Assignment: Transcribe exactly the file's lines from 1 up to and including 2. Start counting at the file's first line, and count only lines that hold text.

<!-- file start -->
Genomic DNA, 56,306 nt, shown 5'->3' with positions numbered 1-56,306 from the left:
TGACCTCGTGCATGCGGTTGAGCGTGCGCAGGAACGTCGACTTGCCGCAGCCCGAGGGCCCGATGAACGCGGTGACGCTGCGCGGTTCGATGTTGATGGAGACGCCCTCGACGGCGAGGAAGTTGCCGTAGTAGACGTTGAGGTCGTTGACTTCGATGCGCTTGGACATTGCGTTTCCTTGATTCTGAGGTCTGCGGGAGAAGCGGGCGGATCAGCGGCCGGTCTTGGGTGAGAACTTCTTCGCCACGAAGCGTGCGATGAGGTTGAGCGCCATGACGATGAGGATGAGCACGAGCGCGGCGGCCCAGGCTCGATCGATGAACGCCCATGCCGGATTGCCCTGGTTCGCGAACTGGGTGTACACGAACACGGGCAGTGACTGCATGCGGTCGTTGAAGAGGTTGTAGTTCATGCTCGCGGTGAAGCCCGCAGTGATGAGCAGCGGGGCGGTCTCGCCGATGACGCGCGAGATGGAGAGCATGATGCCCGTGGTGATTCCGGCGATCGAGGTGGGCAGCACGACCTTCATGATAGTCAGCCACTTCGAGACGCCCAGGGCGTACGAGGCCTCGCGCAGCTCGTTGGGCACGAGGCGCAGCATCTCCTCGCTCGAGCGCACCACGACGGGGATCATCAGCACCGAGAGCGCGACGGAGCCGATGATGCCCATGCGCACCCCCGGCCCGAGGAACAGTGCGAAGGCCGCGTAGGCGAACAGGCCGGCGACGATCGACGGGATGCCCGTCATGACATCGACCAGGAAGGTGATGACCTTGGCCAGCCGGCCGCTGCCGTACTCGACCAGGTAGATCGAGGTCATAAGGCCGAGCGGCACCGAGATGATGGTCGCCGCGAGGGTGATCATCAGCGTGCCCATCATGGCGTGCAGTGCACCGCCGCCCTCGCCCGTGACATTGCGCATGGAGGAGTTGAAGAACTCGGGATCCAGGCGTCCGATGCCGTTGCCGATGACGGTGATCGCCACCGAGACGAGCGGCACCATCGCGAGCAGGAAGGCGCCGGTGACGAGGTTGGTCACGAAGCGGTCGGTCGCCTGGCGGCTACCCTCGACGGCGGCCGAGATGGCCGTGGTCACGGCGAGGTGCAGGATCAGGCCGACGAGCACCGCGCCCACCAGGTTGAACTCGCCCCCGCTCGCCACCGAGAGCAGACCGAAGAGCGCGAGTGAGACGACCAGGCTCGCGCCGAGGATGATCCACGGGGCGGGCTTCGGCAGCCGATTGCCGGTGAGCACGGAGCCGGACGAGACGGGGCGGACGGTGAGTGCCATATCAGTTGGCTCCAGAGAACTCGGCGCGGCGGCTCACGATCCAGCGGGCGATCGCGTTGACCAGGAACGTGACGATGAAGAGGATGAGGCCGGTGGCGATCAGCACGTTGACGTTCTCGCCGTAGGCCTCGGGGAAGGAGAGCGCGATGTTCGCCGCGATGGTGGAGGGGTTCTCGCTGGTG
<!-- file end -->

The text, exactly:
Genomic DNA, 56,306 nt, shown 5'->3' with positions numbered 1-56,306 from the left:
TGACCTCGTGCATGCGGTTGAGCGTGCGCAGGAACGTCGACTTGCCGCAGCCCGAGGGCCCGATGAACGCGGTGACGCTGCGCGGTTCGATGTTGATGGAGACGCCCTCGACGGCGAGGAAGTTGCCGTAGTAGACGTTGAGGTCGTTGACTTCGATGCGCTTGGACATTGCGTTTCCTTGATTCTGAGGTCTGCGGGAGAAGCGGGCGGATCAGCGGCCGGTCTTGGGTGAGAACTTCTTCGCCACGAAGCGTGCGATGAGGTTGAGCGCCATGACGATGAGGATGAGCACGAGCGCGGCGGCCCAGGCTCGATCGATGAACGCCCATGCCGGATTGCCCTGGTTCGCGAACTGGGTGTACACGAACACGGGCAGTGACTGCATGCGGTCGTTGAAGAGGTTGTAGTTCATGCTCGCGGTGAAGCCCGCAGTGATGAGCAGCGGGGCGGTCTCGCCGATGACGCGCGAGATGGAGAGCATGATGCCCGTGGTGATTCCGGCGATCGAGGTGGGCAGCACGACCTTCATGATAGTCAGCCACTTCGAGACGCCCAGGGCGTACGAGGCCTCGCGCAGCTCGTTGGGCACGAGGCGCAGCATCTCCTCGCTCGAGCGCACCACGACGGGGATCATCAGCACCGAGAGCGCGACGGAGCCGATGATGCCCATGCGCACCCCCGGCCCGAGGAACAGTGCGAAGGCCGCGTAGGCGAACAGGCCGGCGACGATCGACGGGATGCCCGTCATGACATCGACCAGGAAGGTGATGACCTTGGCCAGCCGGCCGCTGCCGTACTCGACCAGGTAGATCGAGGTCATAAGGCCGAGCGGCACCGAGATGATGGTCGCCGCGAGGGTGATCATCAGCGTGCCCATCATGGCGTGCAGTGCACCGCCGCCCTCGCCCGTGACATTGCGCATGGAGGAGTTGAAGAACTCGGGATCCAGGCGTCCGATGCCGTTGCCGATGACGGTGATCGCCACCGAGACGAGCGGCACCATCGCGAGCAGGAAGGCGCCGGTGACGAGGTTGGTCACGAAGCGGTCGGTCGCCTGGCGGCTACCCTCGACGGCGGCCGAGATGGCCGTGGTCACGGCGAGGTGCAGGATCAGGCCGACGAGCACCGCGCCCACCAGGTTGAACTCGCCCCCGCTCGCCACCGAGAGCAGACCGAAGAGCGCGAGTGAGACGACCAGGCTCGCGCCGAGGATGATCCACGGGGCGGGCTTCGGCAGCCGATTGCCGGTGAGCACGGAGCCGGACGAGACGGGGCGGACGGTGAGTGCCATATCAGTTGGCTCCAGAGAACTCGGCGCGGCGGCTCACGATCCAGCGGGCGATCGCGTTGACCAGGAACGTGACGATGAAGAGGATGAGGCCGGTGGCGATCAGCACGTTGACGTTCTCGCCGTAGGCCTCGGGGAAGGAGAGCGCGATGTTCGCCGCGATGGTGGAGGGGTTCTCGCTGGTG